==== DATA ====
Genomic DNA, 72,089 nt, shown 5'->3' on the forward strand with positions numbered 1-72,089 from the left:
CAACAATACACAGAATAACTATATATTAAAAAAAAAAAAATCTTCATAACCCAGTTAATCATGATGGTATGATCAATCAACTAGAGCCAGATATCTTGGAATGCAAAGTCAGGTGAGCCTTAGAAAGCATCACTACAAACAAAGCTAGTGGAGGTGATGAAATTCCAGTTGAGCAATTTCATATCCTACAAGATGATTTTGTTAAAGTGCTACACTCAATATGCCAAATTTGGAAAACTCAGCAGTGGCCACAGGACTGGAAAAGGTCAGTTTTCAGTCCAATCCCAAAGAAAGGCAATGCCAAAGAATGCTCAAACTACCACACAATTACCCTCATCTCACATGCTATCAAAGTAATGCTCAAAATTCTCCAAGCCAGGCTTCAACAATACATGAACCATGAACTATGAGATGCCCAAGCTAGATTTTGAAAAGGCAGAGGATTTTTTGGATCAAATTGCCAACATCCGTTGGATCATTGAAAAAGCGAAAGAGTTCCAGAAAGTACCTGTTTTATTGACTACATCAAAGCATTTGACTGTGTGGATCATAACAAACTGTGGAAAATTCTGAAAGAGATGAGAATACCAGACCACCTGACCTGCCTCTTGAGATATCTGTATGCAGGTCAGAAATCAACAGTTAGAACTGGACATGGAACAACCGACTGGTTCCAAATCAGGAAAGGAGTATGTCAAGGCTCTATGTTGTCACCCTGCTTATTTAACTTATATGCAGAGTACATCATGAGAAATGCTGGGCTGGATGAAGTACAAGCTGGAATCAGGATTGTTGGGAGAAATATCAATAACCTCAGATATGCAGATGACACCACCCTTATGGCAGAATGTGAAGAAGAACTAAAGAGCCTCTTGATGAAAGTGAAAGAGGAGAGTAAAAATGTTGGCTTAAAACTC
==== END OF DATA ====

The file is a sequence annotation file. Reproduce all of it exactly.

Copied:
Genomic DNA, 72,089 nt, shown 5'->3' on the forward strand with positions numbered 1-72,089 from the left:
CAACAATACACAGAATAACTATATATTAAAAAAAAAAAAATCTTCATAACCCAGTTAATCATGATGGTATGATCAATCAACTAGAGCCAGATATCTTGGAATGCAAAGTCAGGTGAGCCTTAGAAAGCATCACTACAAACAAAGCTAGTGGAGGTGATGAAATTCCAGTTGAGCAATTTCATATCCTACAAGATGATTTTGTTAAAGTGCTACACTCAATATGCCAAATTTGGAAAACTCAGCAGTGGCCACAGGACTGGAAAAGGTCAGTTTTCAGTCCAATCCCAAAGAAAGGCAATGCCAAAGAATGCTCAAACTACCACACAATTACCCTCATCTCACATGCTATCAAAGTAATGCTCAAAATTCTCCAAGCCAGGCTTCAACAATACATGAACCATGAACTATGAGATGCCCAAGCTAGATTTTGAAAAGGCAGAGGATTTTTTGGATCAAATTGCCAACATCCGTTGGATCATTGAAAAAGCGAAAGAGTTCCAGAAAGTACCTGTTTTATTGACTACATCAAAGCATTTGACTGTGTGGATCATAACAAACTGTGGAAAATTCTGAAAGAGATGAGAATACCAGACCACCTGACCTGCCTCTTGAGATATCTGTATGCAGGTCAGAAATCAACAGTTAGAACTGGACATGGAACAACCGACTGGTTCCAAATCAGGAAAGGAGTATGTCAAGGCTCTATGTTGTCACCCTGCTTATTTAACTTATATGCAGAGTACATCATGAGAAATGCTGGGCTGGATGAAGTACAAGCTGGAATCAGGATTGTTGGGAGAAATATCAATAACCTCAGATATGCAGATGACACCACCCTTATGGCAGAATGTGAAGAAGAACTAAAGAGCCTCTTGATGAAAGTGAAAGAGGAGAGTAAAAATGTTGGCTTAAAACTC